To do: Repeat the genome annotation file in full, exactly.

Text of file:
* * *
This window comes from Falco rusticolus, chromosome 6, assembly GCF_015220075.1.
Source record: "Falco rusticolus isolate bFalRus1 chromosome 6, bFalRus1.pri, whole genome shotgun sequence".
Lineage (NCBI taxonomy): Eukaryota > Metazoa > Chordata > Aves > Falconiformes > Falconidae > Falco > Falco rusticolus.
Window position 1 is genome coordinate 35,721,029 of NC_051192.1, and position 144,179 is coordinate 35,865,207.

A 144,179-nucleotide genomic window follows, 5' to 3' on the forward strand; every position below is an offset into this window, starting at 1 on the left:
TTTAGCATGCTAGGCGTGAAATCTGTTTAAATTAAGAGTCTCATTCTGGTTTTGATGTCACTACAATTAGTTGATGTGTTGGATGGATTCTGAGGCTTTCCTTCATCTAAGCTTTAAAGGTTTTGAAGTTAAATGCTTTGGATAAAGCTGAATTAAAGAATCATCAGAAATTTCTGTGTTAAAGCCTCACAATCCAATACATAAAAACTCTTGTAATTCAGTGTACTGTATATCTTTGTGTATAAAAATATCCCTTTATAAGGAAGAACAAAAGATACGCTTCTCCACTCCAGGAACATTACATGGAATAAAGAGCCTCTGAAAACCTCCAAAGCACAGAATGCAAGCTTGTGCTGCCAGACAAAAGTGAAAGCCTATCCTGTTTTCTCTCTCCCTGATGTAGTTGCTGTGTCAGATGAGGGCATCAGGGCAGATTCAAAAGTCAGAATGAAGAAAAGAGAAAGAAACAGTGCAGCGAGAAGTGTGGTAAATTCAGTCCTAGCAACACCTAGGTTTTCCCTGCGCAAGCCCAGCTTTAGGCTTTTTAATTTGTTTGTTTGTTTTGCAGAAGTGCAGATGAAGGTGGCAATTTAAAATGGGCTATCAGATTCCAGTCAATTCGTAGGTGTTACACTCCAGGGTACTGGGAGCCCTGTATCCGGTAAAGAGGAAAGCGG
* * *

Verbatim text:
This window comes from Falco rusticolus, chromosome 6, assembly GCF_015220075.1.
Source record: "Falco rusticolus isolate bFalRus1 chromosome 6, bFalRus1.pri, whole genome shotgun sequence".
Lineage (NCBI taxonomy): Eukaryota > Metazoa > Chordata > Aves > Falconiformes > Falconidae > Falco > Falco rusticolus.
Window position 1 is genome coordinate 35,721,029 of NC_051192.1, and position 144,179 is coordinate 35,865,207.

A 144,179-nucleotide genomic window follows, 5' to 3' on the forward strand; every position below is an offset into this window, starting at 1 on the left:
TTTAGCATGCTAGGCGTGAAATCTGTTTAAATTAAGAGTCTCATTCTGGTTTTGATGTCACTACAATTAGTTGATGTGTTGGATGGATTCTGAGGCTTTCCTTCATCTAAGCTTTAAAGGTTTTGAAGTTAAATGCTTTGGATAAAGCTGAATTAAAGAATCATCAGAAATTTCTGTGTTAAAGCCTCACAATCCAATACATAAAAACTCTTGTAATTCAGTGTACTGTATATCTTTGTGTATAAAAATATCCCTTTATAAGGAAGAACAAAAGATACGCTTCTCCACTCCAGGAACATTACATGGAATAAAGAGCCTCTGAAAACCTCCAAAGCACAGAATGCAAGCTTGTGCTGCCAGACAAAAGTGAAAGCCTATCCTGTTTTCTCTCTCCCTGATGTAGTTGCTGTGTCAGATGAGGGCATCAGGGCAGATTCAAAAGTCAGAATGAAGAAAAGAGAAAGAAACAGTGCAGCGAGAAGTGTGGTAAATTCAGTCCTAGCAACACCTAGGTTTTCCCTGCGCAAGCCCAGCTTTAGGCTTTTTAATTTGTTTGTTTGTTTTGCAGAAGTGCAGATGAAGGTGGCAATTTAAAATGGGCTATCAGATTCCAGTCAATTCGTAGGTGTTACACTCCAGGGTACTGGGAGCCCTGTATCCGGTAAAGAGGAAAGCGG